Mine Centre School supports autism research

Students at Mine Centre School pulled together for a fundraiser last week for the Autism Society Ontario.
But it was their principal, Brenda Ferris-Hyatt, who really went the extra mile. She agreed to be taped up to a wall in support of the annual “Toonies for Autism” fundraiser.
For every toonie a student or staff member brought in, they were entitled to a piece of duct tape to help tape the principal to the wall.
With a total school population of about 79 students, they were able to raise more than $300—doubling their fundraising efforts from last year.
They also went through three rolls of duct tape, or about 750 yards.
“It was awesome, and all for a good cause,” Ferris-Hyatt said afterwards.
To begin, she stood on two milk crates as students taped her arms, legs, and torso to the wall. Once all the tape was on, they pulled out the milk crates from under her feet.
“I was a little nervous at the end when they were taking the crates out,” she admitted.
Luckily, the tape held and Ferris-Hyatt clung to the wall for several minutes before the staff helped her down.
Besides contributing financially to the cause, many students also come to school dressed in orange and purple—the colours of Autism Society Ontario. Some parents also came out to support the cause.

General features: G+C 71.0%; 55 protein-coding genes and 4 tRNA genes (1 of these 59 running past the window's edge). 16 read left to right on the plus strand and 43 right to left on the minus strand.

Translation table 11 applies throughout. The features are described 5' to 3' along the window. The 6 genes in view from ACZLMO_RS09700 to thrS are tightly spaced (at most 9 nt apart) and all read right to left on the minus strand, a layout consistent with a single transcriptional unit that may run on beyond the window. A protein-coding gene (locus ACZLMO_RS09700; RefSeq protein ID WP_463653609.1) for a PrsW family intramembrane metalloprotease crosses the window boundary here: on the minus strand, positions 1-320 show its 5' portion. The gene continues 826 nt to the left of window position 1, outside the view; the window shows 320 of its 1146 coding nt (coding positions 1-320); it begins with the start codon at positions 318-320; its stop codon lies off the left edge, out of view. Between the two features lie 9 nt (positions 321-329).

The event was organized by educational assistant Pam King, who works closely with autistic student Mason Whitecrow.
“It’s all in honour of Mason,” she said.
The school also invited special guest speaker Laureen Morrish, of the Childcare Resources School Support Program, to talk to the children about autism.
“Autism Spectrum Disorders [ASD] are neurological disorders and quite complex to explain to children,” she said.
“My big message today for the students was to respect the learning styles of others, and that assumptions shouldn’t be made without getting to know the person,” Morrish explained.
Each class watched an age-appropriate video about ASD and then asked questions. The students were generally very receptive, Morrish noted.
“We also discussed the sensory issues that many people with ASD deal with and how difficult it is,” she said.
“I really stressed that just because they know one person with autism, doesn’t mean they will understand how it is for all people with autism,” she added.
This was the third year the school participated in “Toonies for Autism.”
“Schools like Mine Centre that go that extra mile to support their students deserve recognition,” Morrish remarked.
Anyone interested in learning more about ASD can visit autismsociety.on.ca